Full details of the consultation – which runs till 8 January 2018 – can be found here.
Transport for London has recently circulated this letter:
I am writing to inform you that for five nights a week from 13 November to 8 December, a series of temporary closures of Rotherhithe Tunnel are planned.
This is so we can carry out essential investigation works and test safety systems in the tunnel.
These investigation works will inform future refurbishment works. We are working overnight to help minimise any inconvenience that may be caused.
How the works may affect you
We plan to close the tunnel, between 22:00 – 05:00, during the following nights:
Monday 13 November – Friday 17 November
Monday 20 November – Friday 24 November
Monday 27 November – Friday 1 December
Monday 4 December – Friday 8 December
The tunnel will re-open at 05:00 each morning following the investigation works.
Temporary traffic diversions, via Tower Bridge, will be signed but please plan ahead, allow more time and use alternative routes where possible.
Please note that while every effort will be made to complete the works as planned, poor weather or unforeseen conditions may result in the works, and associated tunnel closures, being rescheduled at short notice.
Visit tfl.gov.uk/trafficnews or follow @TfLTrafficNews on Twitter for live road travel updates.
Cyclists and pedestrians
There will be no pedestrian or cyclist access during the investigation works due to safety precautions. Please follow signed diversion routes.
Find out more
In addition, we plan to carry out investigation works in the Blackwall Tunnel in December 2017 and January 2018. These investigation works will also require temporary overnight closures. Travel advice can be found at tfl.gov.uk/traffic/status
We apologise in advance for any inconvenience and thank you for your patience while we complete these essential investigative works.
Should you have any questions or concerns about the works, please contact us using the details at the top of this letter.
Director, Project & Programme Delivery – Surface Transport Transport for London
10 additional trains on the Jubilee line would allow for a 36 trains-per-hour service.
Val Shawcross (deputy mayor for transport) and David Hughes (London Underground) will face questions from AMs on Wednesday 8 November at 10am. The meeting will be streamed live at www.youtube.com/londonassembly
Val Shawcross is a former London Assembly member for Lambeth & Southwark and a past chair of City Hall’s transport committee.
Transport for London has not yet ruled out a tunnel or an enhanced ferry service between Rotherhithe and Canary Wharf as an alternative to the proposed walking and cycling bridge.
TfL is pressing ahead with plans for a bridge, but says that next month’s public consultation on the scheme will also feature tunnel and boat options.
A report [PDF] on the proposed Rotherhithe crossing was considered by TfL’s programmes and investment committee last Friday.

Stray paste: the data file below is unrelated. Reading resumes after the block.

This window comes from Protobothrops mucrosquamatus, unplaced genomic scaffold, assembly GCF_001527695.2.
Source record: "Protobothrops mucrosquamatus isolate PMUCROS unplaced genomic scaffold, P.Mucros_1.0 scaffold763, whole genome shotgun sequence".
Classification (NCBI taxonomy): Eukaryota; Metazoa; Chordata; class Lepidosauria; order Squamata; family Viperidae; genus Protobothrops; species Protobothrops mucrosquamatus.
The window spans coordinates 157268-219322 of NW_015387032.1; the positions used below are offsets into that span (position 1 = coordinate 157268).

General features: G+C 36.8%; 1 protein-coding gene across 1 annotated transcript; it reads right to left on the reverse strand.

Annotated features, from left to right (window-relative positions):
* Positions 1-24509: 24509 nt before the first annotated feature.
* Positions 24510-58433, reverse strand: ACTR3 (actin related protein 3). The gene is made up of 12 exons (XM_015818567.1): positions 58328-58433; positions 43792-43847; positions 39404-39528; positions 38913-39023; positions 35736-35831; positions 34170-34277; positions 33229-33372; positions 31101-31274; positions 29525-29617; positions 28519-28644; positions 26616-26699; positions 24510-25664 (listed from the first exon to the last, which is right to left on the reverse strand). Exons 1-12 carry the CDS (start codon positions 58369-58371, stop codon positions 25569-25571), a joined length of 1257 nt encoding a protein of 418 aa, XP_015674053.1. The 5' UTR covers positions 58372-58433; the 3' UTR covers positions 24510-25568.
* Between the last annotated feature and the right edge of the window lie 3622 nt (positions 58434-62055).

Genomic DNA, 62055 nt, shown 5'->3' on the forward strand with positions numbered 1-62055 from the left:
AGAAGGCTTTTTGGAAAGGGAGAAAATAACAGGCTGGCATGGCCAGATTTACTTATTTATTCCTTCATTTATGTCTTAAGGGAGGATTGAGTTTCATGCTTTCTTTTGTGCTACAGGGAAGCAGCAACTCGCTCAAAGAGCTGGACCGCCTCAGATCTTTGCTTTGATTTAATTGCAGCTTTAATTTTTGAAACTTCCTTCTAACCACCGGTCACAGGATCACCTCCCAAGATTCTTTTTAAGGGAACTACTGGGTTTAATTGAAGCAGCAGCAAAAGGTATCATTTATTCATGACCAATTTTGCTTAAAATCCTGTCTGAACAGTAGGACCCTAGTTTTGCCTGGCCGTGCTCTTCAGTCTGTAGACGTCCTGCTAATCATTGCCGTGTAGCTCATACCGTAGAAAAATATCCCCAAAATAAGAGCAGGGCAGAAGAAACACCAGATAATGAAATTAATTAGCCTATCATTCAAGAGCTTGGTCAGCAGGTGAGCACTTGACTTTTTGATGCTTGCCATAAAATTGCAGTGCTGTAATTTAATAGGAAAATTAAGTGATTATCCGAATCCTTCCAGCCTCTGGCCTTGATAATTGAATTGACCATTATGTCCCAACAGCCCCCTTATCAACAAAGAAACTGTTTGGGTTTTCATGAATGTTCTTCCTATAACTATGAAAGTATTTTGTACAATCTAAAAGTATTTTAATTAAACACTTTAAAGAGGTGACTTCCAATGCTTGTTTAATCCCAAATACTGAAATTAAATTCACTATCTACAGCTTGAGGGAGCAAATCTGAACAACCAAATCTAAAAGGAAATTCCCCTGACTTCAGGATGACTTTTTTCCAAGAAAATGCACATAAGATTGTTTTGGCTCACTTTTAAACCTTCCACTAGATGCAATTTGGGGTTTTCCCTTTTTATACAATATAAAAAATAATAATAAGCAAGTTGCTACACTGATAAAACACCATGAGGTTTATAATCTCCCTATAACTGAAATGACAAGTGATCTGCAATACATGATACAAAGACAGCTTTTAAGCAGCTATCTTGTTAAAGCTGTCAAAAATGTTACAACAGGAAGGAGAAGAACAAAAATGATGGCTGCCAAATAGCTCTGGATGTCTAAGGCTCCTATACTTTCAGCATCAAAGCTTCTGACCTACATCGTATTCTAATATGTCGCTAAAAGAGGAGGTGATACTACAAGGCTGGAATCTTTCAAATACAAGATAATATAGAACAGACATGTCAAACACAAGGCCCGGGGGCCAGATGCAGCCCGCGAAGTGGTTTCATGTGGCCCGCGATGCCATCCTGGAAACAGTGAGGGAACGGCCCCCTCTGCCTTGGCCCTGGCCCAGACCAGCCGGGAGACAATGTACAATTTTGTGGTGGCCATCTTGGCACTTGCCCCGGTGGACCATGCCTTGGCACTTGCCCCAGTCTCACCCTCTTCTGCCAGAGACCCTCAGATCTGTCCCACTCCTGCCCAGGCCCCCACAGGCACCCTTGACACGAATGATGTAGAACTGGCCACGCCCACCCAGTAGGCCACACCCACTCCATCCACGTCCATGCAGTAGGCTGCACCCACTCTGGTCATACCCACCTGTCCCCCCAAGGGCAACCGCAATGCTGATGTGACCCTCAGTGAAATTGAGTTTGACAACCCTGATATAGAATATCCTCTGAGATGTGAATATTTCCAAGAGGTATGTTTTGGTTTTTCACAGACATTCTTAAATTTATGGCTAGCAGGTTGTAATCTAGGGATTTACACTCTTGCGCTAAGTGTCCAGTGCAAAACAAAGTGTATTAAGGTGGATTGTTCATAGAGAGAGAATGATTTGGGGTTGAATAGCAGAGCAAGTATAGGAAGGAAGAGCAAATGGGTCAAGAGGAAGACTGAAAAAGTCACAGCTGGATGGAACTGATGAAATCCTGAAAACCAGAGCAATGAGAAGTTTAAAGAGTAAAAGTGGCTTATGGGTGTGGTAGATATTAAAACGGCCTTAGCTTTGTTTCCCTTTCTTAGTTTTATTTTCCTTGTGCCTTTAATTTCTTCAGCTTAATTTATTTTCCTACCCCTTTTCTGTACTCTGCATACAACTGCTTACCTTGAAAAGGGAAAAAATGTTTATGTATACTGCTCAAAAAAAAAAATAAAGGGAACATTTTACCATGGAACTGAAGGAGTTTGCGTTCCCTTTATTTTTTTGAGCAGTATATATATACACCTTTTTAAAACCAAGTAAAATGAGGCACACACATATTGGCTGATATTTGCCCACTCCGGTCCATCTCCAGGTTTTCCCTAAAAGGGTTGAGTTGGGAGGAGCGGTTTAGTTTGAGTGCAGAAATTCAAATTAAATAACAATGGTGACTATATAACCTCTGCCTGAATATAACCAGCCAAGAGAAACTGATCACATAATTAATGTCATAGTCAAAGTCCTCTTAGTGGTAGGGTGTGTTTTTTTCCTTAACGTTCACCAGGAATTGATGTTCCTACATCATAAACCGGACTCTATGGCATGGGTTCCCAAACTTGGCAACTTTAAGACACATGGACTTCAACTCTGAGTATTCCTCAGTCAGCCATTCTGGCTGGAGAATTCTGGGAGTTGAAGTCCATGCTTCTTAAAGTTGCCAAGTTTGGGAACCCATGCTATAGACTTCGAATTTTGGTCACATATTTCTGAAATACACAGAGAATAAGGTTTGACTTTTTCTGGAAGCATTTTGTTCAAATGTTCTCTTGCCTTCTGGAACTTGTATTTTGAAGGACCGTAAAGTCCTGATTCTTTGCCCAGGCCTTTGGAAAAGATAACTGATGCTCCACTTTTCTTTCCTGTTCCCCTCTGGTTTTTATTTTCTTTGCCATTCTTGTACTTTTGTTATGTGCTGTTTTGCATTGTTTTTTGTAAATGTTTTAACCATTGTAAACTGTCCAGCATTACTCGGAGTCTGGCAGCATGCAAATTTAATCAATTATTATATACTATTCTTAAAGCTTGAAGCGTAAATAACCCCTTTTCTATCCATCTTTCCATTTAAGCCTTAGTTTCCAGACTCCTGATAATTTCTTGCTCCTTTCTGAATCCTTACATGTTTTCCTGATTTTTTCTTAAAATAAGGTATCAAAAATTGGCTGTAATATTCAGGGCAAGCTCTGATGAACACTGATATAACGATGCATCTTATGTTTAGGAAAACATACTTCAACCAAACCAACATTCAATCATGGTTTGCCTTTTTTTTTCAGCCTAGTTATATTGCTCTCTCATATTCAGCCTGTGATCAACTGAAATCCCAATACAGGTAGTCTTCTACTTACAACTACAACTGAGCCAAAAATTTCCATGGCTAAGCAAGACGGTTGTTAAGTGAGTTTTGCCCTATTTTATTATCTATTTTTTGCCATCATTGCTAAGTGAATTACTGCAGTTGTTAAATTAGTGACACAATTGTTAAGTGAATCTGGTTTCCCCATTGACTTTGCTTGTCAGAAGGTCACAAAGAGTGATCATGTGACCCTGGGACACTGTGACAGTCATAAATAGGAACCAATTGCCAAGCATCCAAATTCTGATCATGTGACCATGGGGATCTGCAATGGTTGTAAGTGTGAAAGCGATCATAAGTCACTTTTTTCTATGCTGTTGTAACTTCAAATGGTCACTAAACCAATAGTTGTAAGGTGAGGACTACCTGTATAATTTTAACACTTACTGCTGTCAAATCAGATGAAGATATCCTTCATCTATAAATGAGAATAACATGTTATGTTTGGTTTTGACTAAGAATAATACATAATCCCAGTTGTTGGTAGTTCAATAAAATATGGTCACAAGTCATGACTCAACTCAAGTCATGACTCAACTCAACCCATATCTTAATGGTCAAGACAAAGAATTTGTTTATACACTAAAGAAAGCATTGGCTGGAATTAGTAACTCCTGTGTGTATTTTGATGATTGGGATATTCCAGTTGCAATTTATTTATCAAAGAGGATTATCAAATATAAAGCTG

Based on the work that has been done to date, TfL has provisionally
recommended that a navigable bridge should be investigated in greater detail, with the initial options assessment concluding:
(a) an enhanced ferry would be the lowest cost option and could be delivered
more quickly. It provides a positive Benefit: Cost Ratio (BCR) but, unlike a
fixed link crossing, it is unlikely to deliver a step-change in walking and
cycling accessibility, or realise significant wider economic benefits;
(b) a navigable bridge has a broadly comparable BCR to an enhanced ferry,
however, it would realise greater total benefits by providing a permanent link
to facilitate a transformational change in accessibility. This aligns more
strongly with developing policy and the scheme’s strategic objectives and,
further, a permanent link has the potential to realise significant wider
economic benefits which have not been quantified in the BCR at this stage. A
bridge has strong support amongst cycling groups, accessibility groups and
other stakeholders, particularly on the south side of the river, but concerns
remain over the need to open for shipping and the impact on residents in the
immediate vicinity; and
(c) a tunnel would offer similar benefits to a bridge and provide a more reliable transport connection, as it would not need to open for shipping. It would have lesser visual impact than a bridge, however, it may be seen as a less attractive environment for users and is forecast to cost significantly more, resulting in a lower BCR.
The report adds:
Work is now underway to investigate navigable bridge options in further detail and, as more information becomes available, the provisional selection will be refined and tested alongside the other options before a final decision is made on the solution for a new crossing.
Whilst the further investigations continue, it will be important not to dismiss other options until they have been considered as part of a public consultation.
Transport for London has postponed plans to build extra trains to add to the Jubilee line fleet which would have enabled more frequent trains to and from Canada Water.
Plans to boost tube capacity are vital to plans by British Land and Southwark Council to build hundreds of new homes, shops and offices at Canada Water.
Cllr Mark Williams, cabinet member for regeneration, said: “This major delay is extremely disappointing for us, and for residents, who share our view that the Jubileel line upgrade is central to our plans for positive improvements to the Canada Water area.
“We need these additional trains to meet current and future demand and for residents to easily connect with the rest of London.
“We will be writing to the Mayor of London to outline our concerns and urge consideration for funding to be assigned to this vital upgrade.”